Posted Oct 4, 2022, 7:24 PMUpdated Oct 5, 2022, 8:19 a.m.
First hiccup for the government on its budget texts. The Finance Committee of the National Assembly rejected this Tuesday the law of programming of the public finances of the executive. A severe warning for the presidential majority, as a particularly heated parliamentary debate on the draft budget for 2023 looms in the coming days.
In detail, 36 members of the committee therefore voted against this budget text, while 30 votes were in favor. All the oppositions present have united against this text, including the LR deputies. Some members of the majority hoped for at least one abstention from right-wing elected officials, but that was not the case.
Earlier in the session, the opposition had also succeeded in obtaining the rejection of article 23 which fixes a device for limiting the expenditure of local authorities. The financial situation of these communities promises to be a burning issue for parliamentary examination of the budget texts in the weeks to come.
This public finance programming law (LPFP) aims to anchor France’s budgetary trajectory over the period 2022-2027. It was presented a few days ago by Bercy, at the same time as its finance bill (PLF) for 2023.
However, the legal status of these two texts differs, which poses a political problem for the government. Article 49-3 of the Constitution can only be used, in total, on one budget bill and only one other bill (or proposal) of law during a parliamentary session. The executive will therefore be able to use this weapon without problem for the PLF. On the other hand, the LPFP is not considered as an ordinary budgetary text by the Constitution.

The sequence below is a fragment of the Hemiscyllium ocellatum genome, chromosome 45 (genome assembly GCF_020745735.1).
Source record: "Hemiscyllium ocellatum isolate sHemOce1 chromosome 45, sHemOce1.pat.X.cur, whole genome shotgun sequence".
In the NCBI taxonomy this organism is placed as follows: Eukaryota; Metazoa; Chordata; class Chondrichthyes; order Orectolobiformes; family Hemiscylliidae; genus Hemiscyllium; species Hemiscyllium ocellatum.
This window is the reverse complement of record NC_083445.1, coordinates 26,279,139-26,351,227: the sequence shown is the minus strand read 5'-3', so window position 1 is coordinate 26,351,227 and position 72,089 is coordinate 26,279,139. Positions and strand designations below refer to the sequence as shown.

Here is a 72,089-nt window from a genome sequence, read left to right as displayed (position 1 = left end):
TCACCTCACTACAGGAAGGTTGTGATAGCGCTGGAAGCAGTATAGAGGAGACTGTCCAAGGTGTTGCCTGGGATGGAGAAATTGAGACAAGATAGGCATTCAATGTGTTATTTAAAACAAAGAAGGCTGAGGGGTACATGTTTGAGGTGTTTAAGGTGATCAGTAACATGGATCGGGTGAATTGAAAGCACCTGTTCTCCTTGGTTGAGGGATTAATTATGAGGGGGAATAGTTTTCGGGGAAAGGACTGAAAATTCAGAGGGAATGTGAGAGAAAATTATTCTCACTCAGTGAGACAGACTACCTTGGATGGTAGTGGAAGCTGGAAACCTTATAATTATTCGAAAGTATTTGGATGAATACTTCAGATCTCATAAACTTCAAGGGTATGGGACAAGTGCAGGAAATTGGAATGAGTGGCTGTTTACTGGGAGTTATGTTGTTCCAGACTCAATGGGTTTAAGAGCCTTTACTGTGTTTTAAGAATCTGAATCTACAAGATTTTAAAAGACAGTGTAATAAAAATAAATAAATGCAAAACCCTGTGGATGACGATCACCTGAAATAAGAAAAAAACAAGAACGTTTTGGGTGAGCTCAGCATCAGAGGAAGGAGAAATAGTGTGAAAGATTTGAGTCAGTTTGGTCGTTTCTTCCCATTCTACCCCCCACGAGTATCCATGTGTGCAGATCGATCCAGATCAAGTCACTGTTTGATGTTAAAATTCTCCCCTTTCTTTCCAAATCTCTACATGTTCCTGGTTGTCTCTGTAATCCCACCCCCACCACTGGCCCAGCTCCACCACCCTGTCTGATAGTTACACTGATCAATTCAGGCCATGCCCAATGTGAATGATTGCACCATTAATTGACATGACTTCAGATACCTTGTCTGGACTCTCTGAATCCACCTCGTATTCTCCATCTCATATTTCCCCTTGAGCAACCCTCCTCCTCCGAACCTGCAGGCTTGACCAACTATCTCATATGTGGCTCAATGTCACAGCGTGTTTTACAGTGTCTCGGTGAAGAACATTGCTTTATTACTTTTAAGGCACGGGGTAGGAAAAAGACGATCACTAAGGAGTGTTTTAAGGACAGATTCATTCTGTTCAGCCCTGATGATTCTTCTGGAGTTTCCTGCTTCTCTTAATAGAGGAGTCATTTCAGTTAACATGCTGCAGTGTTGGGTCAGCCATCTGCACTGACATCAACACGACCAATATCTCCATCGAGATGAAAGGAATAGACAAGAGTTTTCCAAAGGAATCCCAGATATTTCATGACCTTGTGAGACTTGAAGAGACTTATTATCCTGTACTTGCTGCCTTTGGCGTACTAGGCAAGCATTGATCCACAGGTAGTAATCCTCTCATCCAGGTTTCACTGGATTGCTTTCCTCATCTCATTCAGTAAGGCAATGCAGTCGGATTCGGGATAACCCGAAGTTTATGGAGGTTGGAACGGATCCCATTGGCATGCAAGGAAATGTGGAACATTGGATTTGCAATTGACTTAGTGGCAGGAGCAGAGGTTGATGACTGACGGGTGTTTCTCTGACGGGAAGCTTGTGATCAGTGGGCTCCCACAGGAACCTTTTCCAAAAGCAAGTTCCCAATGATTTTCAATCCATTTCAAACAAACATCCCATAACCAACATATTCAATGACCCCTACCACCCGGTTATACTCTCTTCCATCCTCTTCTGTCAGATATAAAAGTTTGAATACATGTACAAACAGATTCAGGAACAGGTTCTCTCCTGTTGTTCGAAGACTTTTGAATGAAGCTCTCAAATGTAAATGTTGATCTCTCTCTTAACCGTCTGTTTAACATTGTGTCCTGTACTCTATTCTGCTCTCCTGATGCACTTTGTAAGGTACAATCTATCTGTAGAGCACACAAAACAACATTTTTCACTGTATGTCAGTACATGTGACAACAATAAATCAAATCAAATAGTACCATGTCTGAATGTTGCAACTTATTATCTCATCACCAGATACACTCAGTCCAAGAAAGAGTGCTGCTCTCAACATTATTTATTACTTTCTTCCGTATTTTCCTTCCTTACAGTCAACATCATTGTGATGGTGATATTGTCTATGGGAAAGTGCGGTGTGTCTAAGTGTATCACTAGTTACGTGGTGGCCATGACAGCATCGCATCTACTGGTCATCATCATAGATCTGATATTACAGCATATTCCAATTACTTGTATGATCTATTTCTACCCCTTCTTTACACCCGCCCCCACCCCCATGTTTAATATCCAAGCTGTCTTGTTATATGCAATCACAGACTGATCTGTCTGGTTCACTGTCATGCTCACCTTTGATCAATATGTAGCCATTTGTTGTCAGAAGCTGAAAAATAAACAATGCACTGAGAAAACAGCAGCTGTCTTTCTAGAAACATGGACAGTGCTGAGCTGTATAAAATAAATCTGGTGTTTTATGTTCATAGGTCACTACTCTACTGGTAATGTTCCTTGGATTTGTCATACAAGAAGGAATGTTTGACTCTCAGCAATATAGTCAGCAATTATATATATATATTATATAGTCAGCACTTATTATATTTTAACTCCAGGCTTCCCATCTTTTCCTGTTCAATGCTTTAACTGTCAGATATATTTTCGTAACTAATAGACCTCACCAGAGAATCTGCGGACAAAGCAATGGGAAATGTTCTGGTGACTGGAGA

If the rejection of the oppositions is confirmed in session next week, the executive would have to use the second 49.3 it has during a session to have this LPFP adopted. A totally improbable outcome, given the other legislative deadlines that await it.
There is therefore a significant probability that this programming law will be rejected by the National Assembly. Last week, Pierre Moscovici had warned against such an outcome, pointing to legal risks. This Tuesday, Gabriel Attal, the Minister Delegate for Public Accounts, went further: “the non-adoption of this text could lead to a delay, or even a non-allocation of the European funds that we receive within the framework of the European recovery plan”, explaining that a programming law was one of the prerequisites requested by the EU. A speech that ultimately failed to convince.
This first hitch augurs an extremely complicated debate for the government on its PLF for 2023. “The examination of the LPFP will allow us to judge the political climate”, warned a member of the majority a few days ago. The answer seems pretty clear at this point. In reaction to the rejection of the LPFP, Jean-René Cazeneuve, the general rapporteur for the budget wrote on Twitter: “Once again, the RN, LR, LFI, PS & EELV join forces to vote against a text of responsibility. […] The governing parties have lost their compass and their soul. Populists are rubbing their hands.
How to react effectively to changes?
Economic uncertainties, political tensions, global warming, changing businesses and industries… The world is changing. How to decipher weak signals, anticipate and best adapt? The “Echos” editorial staff, with its 200 specialized journalists, provides you with strategic thinking tools every day to understand our environment and deal with changes. Through our analyses, surveys, chronicles and editorials, we support our subscribers to help them make the best decisions.
I discover the offers